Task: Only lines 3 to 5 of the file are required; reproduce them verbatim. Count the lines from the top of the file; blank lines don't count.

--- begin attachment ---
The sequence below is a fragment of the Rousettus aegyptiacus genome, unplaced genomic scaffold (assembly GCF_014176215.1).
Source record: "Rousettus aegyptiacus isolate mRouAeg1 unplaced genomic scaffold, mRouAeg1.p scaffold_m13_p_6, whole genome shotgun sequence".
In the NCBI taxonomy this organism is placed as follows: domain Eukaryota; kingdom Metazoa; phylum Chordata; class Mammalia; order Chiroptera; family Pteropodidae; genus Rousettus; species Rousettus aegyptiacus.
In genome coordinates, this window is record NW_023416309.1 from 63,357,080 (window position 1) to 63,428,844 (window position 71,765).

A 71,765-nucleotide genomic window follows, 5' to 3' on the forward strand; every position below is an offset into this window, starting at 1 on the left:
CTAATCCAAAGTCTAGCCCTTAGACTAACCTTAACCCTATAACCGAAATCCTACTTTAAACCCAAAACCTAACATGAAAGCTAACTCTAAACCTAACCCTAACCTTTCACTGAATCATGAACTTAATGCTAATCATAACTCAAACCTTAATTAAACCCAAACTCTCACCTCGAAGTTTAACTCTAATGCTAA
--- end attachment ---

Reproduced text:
In the NCBI taxonomy this organism is placed as follows: domain Eukaryota; kingdom Metazoa; phylum Chordata; class Mammalia; order Chiroptera; family Pteropodidae; genus Rousettus; species Rousettus aegyptiacus.
In genome coordinates, this window is record NW_023416309.1 from 63,357,080 (window position 1) to 63,428,844 (window position 71,765).

A 71,765-nucleotide genomic window follows, 5' to 3' on the forward strand; every position below is an offset into this window, starting at 1 on the left: